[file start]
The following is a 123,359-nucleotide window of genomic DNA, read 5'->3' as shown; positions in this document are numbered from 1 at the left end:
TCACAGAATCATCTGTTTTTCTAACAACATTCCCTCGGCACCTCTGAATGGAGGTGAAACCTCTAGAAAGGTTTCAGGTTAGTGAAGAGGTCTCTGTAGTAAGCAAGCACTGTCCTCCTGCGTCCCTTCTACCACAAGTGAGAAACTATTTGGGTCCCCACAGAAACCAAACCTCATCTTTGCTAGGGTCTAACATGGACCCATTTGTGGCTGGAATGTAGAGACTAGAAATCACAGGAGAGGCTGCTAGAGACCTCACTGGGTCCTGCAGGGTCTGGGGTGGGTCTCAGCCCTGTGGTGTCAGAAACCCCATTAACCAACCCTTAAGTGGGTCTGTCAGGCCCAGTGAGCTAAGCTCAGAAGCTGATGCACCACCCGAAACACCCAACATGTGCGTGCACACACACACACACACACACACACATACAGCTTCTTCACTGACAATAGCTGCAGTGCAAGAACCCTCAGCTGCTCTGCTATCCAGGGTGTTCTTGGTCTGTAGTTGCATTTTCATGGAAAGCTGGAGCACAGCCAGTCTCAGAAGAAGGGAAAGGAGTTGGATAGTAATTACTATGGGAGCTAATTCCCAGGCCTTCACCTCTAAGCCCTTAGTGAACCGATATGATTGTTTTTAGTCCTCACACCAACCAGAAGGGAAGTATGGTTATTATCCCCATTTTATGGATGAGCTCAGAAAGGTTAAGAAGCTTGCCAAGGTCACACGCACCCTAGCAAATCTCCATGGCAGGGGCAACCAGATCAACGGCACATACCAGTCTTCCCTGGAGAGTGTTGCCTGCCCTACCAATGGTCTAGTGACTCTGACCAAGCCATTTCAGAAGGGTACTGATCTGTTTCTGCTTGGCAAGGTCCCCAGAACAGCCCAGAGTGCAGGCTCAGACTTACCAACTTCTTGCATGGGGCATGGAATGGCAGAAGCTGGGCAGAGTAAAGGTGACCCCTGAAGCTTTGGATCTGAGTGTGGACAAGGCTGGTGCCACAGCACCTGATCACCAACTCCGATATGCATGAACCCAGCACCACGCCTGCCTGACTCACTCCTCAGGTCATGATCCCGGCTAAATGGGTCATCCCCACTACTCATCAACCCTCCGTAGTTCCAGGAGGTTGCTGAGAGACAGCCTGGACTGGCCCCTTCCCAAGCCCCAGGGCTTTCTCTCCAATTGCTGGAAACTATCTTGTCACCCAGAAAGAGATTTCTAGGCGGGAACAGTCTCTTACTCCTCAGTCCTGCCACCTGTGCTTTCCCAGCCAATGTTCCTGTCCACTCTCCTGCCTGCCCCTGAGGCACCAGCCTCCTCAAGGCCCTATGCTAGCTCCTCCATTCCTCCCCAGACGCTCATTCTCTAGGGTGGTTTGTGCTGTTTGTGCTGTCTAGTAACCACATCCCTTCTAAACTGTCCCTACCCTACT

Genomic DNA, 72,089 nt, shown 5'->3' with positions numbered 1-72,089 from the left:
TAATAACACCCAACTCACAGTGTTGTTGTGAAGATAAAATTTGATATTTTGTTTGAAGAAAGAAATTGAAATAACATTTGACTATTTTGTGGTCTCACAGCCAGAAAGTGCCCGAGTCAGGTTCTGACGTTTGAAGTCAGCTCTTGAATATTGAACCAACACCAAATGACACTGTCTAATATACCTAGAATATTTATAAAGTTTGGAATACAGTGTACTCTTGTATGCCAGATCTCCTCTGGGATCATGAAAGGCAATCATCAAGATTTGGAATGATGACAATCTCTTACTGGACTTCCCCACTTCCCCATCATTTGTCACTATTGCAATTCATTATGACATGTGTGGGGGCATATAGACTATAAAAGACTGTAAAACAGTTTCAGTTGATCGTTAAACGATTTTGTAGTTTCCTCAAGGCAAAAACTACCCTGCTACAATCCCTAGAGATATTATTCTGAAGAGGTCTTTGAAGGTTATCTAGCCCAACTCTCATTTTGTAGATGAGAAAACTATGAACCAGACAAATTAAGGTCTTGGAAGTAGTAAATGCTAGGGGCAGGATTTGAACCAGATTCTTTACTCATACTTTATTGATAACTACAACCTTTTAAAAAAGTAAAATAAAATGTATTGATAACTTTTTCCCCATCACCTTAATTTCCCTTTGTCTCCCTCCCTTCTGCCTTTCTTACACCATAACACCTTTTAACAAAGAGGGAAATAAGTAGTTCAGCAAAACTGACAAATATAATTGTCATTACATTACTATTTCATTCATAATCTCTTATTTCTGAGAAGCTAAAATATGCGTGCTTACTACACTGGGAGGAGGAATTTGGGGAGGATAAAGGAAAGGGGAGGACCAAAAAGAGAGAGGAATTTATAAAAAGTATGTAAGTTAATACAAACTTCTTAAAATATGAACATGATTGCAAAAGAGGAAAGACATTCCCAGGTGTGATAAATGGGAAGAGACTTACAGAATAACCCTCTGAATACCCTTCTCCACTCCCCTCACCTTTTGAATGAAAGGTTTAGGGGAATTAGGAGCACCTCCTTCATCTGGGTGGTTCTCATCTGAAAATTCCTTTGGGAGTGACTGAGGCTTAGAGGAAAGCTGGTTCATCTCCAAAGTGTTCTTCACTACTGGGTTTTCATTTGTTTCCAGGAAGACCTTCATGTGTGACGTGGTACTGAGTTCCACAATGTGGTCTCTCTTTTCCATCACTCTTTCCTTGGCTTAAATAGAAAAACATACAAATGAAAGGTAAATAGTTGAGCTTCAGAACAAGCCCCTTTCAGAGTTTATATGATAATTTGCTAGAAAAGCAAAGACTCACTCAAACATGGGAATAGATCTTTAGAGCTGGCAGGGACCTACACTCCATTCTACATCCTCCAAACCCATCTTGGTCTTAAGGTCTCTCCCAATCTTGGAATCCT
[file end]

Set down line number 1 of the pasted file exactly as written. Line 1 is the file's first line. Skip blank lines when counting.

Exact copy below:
The following is a 123,359-nucleotide window of genomic DNA, read 5'->3' as shown; positions in this document are numbered from 1 at the left end: